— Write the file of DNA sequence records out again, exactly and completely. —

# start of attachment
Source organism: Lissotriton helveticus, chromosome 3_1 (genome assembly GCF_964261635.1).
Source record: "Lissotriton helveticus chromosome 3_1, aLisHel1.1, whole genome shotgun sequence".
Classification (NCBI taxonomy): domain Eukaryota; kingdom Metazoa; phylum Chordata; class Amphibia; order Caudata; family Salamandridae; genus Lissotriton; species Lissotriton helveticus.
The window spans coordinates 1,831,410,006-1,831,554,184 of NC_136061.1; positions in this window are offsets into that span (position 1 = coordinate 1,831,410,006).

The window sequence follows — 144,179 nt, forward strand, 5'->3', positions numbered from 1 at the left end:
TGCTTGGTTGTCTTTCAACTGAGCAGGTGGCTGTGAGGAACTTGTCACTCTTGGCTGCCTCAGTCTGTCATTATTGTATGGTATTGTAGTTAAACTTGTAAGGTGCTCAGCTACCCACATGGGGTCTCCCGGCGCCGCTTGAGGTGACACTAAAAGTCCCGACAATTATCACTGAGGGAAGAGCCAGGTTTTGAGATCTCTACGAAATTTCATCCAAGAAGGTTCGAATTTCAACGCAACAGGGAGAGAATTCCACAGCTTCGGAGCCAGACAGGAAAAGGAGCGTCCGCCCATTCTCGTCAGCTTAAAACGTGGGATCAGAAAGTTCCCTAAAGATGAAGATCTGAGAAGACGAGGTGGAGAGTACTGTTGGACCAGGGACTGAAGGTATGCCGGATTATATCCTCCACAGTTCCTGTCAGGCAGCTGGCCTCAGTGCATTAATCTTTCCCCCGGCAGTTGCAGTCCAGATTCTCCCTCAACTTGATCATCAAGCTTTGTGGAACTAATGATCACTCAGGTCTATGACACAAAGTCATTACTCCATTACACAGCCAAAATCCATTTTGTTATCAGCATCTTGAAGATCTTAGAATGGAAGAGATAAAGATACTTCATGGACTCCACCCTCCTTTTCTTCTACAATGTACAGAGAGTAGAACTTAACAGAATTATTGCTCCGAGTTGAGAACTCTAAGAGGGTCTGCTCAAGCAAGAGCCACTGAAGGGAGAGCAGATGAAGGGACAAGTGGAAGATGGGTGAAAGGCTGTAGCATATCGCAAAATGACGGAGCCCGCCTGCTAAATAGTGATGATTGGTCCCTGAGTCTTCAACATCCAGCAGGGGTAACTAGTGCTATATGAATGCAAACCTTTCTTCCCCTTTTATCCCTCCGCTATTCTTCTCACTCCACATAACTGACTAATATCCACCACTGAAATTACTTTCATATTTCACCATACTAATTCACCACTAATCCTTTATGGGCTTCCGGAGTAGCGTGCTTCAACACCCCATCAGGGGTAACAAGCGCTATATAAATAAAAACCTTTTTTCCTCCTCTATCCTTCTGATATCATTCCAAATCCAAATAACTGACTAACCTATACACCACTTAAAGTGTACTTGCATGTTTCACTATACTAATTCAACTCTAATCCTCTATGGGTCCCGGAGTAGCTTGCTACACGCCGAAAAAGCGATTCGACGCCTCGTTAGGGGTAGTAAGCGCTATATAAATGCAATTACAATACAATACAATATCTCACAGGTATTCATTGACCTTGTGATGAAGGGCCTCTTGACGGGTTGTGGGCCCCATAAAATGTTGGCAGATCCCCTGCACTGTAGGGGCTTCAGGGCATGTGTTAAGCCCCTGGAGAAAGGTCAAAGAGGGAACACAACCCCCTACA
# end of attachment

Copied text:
Source organism: Lissotriton helveticus, chromosome 3_1 (genome assembly GCF_964261635.1).
Source record: "Lissotriton helveticus chromosome 3_1, aLisHel1.1, whole genome shotgun sequence".
Classification (NCBI taxonomy): domain Eukaryota; kingdom Metazoa; phylum Chordata; class Amphibia; order Caudata; family Salamandridae; genus Lissotriton; species Lissotriton helveticus.
The window spans coordinates 1,831,410,006-1,831,554,184 of NC_136061.1; positions in this window are offsets into that span (position 1 = coordinate 1,831,410,006).

The window sequence follows — 144,179 nt, forward strand, 5'->3', positions numbered from 1 at the left end:
TGCTTGGTTGTCTTTCAACTGAGCAGGTGGCTGTGAGGAACTTGTCACTCTTGGCTGCCTCAGTCTGTCATTATTGTATGGTATTGTAGTTAAACTTGTAAGGTGCTCAGCTACCCACATGGGGTCTCCCGGCGCCGCTTGAGGTGACACTAAAAGTCCCGACAATTATCACTGAGGGAAGAGCCAGGTTTTGAGATCTCTACGAAATTTCATCCAAGAAGGTTCGAATTTCAACGCAACAGGGAGAGAATTCCACAGCTTCGGAGCCAGACAGGAAAAGGAGCGTCCGCCCATTCTCGTCAGCTTAAAACGTGGGATCAGAAAGTTCCCTAAAGATGAAGATCTGAGAAGACGAGGTGGAGAGTACTGTTGGACCAGGGACTGAAGGTATGCCGGATTATATCCTCCACAGTTCCTGTCAGGCAGCTGGCCTCAGTGCATTAATCTTTCCCCCGGCAGTTGCAGTCCAGATTCTCCCTCAACTTGATCATCAAGCTTTGTGGAACTAATGATCACTCAGGTCTATGACACAAAGTCATTACTCCATTACACAGCCAAAATCCATTTTGTTATCAGCATCTTGAAGATCTTAGAATGGAAGAGATAAAGATACTTCATGGACTCCACCCTCCTTTTCTTCTACAATGTACAGAGAGTAGAACTTAACAGAATTATTGCTCCGAGTTGAGAACTCTAAGAGGGTCTGCTCAAGCAAGAGCCACTGAAGGGAGAGCAGATGAAGGGACAAGTGGAAGATGGGTGAAAGGCTGTAGCATATCGCAAAATGACGGAGCCCGCCTGCTAAATAGTGATGATTGGTCCCTGAGTCTTCAACATCCAGCAGGGGTAACTAGTGCTATATGAATGCAAACCTTTCTTCCCCTTTTATCCCTCCGCTATTCTTCTCACTCCACATAACTGACTAATATCCACCACTGAAATTACTTTCATATTTCACCATACTAATTCACCACTAATCCTTTATGGGCTTCCGGAGTAGCGTGCTTCAACACCCCATCAGGGGTAACAAGCGCTATATAAATAAAAACCTTTTTTCCTCCTCTATCCTTCTGATATCATTCCAAATCCAAATAACTGACTAACCTATACACCACTTAAAGTGTACTTGCATGTTTCACTATACTAATTCAACTCTAATCCTCTATGGGTCCCGGAGTAGCTTGCTACACGCCGAAAAAGCGATTCGACGCCTCGTTAGGGGTAGTAAGCGCTATATAAATGCAATTACAATACAATACAATATCTCACAGGTATTCATTGACCTTGTGATGAAGGGCCTCTTGACGGGTTGTGGGCCCCATAAAATGTTGGCAGATCCCCTGCACTGTAGGGGCTTCAGGGCATGTGTTAAGCCCCTGGAGAAAGGTCAAAGAGGGAACACAACCCCCTACA